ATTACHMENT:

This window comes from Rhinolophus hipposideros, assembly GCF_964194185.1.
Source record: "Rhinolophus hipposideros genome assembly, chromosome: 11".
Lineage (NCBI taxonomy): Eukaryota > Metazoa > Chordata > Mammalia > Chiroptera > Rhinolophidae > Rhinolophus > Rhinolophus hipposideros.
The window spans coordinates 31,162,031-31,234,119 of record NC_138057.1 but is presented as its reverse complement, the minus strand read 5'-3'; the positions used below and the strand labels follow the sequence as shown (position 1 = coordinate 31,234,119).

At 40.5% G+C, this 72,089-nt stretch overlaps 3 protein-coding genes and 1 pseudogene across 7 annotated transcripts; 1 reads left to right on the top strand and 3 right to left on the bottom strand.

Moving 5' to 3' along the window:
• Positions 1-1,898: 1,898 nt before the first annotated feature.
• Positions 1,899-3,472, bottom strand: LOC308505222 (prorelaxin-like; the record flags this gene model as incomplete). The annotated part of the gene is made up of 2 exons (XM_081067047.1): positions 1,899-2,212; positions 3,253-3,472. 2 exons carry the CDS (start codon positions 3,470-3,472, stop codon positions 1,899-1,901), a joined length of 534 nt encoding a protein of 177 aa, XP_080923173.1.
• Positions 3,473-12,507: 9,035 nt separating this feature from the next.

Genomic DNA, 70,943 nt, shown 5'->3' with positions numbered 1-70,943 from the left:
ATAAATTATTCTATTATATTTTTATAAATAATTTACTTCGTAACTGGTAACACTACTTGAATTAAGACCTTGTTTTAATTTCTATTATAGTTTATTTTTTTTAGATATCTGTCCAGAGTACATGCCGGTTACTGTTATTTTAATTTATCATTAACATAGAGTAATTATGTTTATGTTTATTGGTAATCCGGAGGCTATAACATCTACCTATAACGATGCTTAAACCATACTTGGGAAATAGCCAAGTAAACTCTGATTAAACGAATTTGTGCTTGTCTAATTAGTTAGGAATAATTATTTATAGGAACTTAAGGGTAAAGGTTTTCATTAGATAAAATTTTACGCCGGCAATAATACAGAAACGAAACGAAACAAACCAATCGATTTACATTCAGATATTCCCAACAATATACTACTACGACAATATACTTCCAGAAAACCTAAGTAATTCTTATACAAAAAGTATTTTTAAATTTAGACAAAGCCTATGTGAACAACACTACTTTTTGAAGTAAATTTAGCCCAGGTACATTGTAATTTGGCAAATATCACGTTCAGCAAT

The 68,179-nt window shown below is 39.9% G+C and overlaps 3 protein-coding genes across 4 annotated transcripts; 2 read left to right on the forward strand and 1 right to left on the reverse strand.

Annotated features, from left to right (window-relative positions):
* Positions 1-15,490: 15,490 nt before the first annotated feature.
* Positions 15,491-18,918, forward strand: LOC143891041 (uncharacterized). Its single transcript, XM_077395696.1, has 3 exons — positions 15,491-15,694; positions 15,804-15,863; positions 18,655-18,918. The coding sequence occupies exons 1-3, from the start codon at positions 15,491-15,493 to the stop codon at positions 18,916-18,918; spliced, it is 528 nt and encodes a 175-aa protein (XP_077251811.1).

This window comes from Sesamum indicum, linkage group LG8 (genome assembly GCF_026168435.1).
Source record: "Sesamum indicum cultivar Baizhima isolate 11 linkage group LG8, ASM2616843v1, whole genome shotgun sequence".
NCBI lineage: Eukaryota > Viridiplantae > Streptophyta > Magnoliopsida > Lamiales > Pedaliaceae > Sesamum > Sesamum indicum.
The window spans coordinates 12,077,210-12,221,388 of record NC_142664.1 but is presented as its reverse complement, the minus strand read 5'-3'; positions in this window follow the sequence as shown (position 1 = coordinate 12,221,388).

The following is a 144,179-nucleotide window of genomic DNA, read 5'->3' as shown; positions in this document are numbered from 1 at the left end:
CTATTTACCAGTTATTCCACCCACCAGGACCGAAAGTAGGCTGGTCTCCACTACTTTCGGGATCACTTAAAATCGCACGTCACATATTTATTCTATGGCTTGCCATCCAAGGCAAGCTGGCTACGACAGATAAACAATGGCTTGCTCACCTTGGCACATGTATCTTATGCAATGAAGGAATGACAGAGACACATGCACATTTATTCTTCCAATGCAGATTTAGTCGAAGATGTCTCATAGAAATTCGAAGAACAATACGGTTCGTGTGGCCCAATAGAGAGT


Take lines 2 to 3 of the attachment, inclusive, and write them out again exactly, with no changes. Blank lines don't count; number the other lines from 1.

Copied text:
Source record: "Rhinolophus hipposideros genome assembly, chromosome: 11".
Lineage (NCBI taxonomy): Eukaryota > Metazoa > Chordata > Mammalia > Chiroptera > Rhinolophidae > Rhinolophus > Rhinolophus hipposideros.